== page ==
If Flash were allowed on these devices, almost all of those developers would opt to release their apps as “iPhone ready Flash,” raking in all the revenue from dozens of ads for enlargement pills and naked video chat, which they would surely cover the page in. If Apple allowed Flash on iPad and iPhone, App Store profits would drop by a double-digit percentage practically overnight.
Why HTML5 won’t be a Flash killer
Because of this, Apple is publicly throwing their hat in the ring for HTML5, all while completely ignoring some of the glaring problems that come with it. Mind you, HTML5 is a good advancement for the web, but it’s anything but a Flash killer, and here’s why:
1. Video codecs aren’t free. The reason that Flash works with all sorts of video codecs is because Adobe paid for them. When that responsibility is moved to the browser, problems ensue, because not every browser supports all those codecs. Mozilla has chosen Ogg, Apple is with h.264, since that’s what iTunes runs off of, and while Google is also currently with h.264, word is that they might be about to opt for a codec they just gained ownership of. This means that not all HTML5 video players will work in all HTML5 capable browsers. This is a huge headache for developers, since cross-browser is the name of the internet game.
3. Whatever HTML5 will do, Flash can already do it and then some. As time goes on, and more functionality becomes available with HTML5, Adobe will, through their normal development cycle, give Flash more and more features that HTML5 won’t be able to compete with. Two years from now, it might be that video players and simple rich internet applications are best done in HTML5, but, in order to do the latest things available, you’ll still need Flash.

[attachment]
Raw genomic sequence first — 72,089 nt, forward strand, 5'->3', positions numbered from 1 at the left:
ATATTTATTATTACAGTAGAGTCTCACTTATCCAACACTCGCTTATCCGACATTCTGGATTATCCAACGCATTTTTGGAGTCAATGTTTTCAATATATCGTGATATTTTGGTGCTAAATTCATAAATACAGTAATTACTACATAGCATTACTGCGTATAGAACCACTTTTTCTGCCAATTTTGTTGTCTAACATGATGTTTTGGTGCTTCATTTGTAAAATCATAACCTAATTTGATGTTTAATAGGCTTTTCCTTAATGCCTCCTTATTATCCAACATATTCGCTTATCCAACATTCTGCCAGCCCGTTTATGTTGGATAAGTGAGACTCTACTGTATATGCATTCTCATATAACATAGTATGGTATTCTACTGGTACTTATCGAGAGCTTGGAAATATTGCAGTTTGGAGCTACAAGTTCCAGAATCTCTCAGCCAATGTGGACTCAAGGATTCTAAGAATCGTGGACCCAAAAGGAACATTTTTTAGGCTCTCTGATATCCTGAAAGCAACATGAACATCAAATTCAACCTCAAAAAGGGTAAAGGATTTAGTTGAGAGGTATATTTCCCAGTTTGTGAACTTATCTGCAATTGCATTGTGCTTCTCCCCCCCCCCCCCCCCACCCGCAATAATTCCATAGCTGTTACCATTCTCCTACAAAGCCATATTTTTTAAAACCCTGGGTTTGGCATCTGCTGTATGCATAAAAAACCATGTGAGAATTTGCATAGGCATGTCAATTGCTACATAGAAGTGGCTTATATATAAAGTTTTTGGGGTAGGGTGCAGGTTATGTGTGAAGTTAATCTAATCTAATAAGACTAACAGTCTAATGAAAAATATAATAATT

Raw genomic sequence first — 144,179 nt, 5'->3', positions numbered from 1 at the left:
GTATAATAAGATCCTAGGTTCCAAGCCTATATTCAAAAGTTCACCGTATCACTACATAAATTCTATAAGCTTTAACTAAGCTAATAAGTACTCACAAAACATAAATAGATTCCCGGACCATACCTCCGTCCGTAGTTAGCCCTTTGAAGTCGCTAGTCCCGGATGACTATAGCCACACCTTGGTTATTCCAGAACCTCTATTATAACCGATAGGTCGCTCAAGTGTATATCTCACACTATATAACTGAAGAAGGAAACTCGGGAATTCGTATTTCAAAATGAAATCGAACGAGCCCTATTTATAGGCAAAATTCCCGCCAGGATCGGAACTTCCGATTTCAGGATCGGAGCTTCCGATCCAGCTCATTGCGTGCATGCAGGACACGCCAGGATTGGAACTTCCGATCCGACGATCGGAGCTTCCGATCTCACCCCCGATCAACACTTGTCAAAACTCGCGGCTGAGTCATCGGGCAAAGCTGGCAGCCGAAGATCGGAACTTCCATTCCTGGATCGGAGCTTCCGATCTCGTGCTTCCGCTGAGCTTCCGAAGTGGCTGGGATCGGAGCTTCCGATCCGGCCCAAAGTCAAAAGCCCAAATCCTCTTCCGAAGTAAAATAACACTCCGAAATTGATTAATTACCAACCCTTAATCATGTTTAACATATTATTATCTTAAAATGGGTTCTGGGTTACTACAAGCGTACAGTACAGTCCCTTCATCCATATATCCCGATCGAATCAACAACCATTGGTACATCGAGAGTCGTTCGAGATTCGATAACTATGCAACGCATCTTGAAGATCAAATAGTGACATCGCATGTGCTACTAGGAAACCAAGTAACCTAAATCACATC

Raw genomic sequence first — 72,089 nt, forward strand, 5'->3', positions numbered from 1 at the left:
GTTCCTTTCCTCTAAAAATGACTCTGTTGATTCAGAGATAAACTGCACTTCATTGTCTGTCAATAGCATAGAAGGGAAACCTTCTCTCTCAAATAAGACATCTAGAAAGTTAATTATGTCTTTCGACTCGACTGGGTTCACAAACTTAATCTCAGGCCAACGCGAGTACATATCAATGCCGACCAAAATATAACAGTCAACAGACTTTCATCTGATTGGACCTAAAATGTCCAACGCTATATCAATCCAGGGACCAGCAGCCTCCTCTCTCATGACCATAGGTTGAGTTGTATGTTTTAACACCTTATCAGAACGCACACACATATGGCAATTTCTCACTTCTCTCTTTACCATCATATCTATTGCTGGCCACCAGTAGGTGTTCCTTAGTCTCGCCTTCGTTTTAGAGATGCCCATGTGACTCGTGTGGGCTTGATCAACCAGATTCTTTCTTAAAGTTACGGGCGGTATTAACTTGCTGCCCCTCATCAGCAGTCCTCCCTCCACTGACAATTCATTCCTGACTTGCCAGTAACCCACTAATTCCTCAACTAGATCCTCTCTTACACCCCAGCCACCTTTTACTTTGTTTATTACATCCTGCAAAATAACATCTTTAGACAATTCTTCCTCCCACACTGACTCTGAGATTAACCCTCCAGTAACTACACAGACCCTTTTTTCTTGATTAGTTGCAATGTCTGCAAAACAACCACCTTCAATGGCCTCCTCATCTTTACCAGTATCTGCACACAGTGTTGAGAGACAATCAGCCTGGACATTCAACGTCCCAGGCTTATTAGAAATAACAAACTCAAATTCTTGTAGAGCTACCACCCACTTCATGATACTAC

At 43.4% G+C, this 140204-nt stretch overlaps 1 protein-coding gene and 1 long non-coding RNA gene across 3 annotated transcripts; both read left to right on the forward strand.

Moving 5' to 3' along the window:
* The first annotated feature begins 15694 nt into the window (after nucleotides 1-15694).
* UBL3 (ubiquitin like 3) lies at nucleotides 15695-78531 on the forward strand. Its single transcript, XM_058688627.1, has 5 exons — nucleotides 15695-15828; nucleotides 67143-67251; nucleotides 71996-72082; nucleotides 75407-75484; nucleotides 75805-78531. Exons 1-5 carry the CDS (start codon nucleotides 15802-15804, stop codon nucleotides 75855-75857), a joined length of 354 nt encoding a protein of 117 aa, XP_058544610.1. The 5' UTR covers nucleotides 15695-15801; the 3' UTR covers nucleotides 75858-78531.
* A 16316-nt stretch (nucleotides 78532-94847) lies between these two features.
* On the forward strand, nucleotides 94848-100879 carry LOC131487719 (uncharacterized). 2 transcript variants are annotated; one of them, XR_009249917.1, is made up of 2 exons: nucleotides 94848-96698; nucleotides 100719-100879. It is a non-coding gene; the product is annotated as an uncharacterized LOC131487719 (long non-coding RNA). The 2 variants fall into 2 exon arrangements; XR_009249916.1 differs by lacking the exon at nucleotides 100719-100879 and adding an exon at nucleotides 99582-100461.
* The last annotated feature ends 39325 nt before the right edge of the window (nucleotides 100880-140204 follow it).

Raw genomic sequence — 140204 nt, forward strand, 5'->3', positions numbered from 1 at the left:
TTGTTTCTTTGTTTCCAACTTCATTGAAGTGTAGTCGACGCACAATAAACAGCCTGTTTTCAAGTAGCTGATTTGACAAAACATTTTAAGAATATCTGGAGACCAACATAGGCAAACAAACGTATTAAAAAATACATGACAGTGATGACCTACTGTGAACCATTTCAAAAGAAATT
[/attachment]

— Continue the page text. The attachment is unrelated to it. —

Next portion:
4. Flash has a dedicated user base. 99% of computers in the modernized world have Flash installed. Safari and Chrome, which make up about 14% of total browser penetration, are the only browsers capable of running YouTube’s HTML5 video player. Things might change for HTML5 penetration, but not soon.
The future of my Apple fanboy status
I’m struggling to remain an Apple fanboy, with their ridiculous practices regarding Flash and closed development. The truth is, while I’m not happy with the direction their mobile division is going, I love OSX to death. I guess, as a developer, I still admire the hard working people at Apple who, behind the scenes, actually do all the heavy lifting that results in great products.
On the other hand, Steve Jobs is starting to look less like an innovator to me and more like the delusional cult leader that so many Windows fanboys characterize him as – blindly saying that technologies that don’t conform to his wishes are buggy and that their developers are lazy. I can’t help but think, at least for a while, that I won’t be drinking his special brand of Kool-Aid.
Oh, and he also reportedly trashed Google because they’re making competitive products. When the Google Tablet mockup shows multitasking and multi-touch, the Chrome OS has open development, and the device will almost assuredly run Flash, it feels to me like nothing more than sour grapes.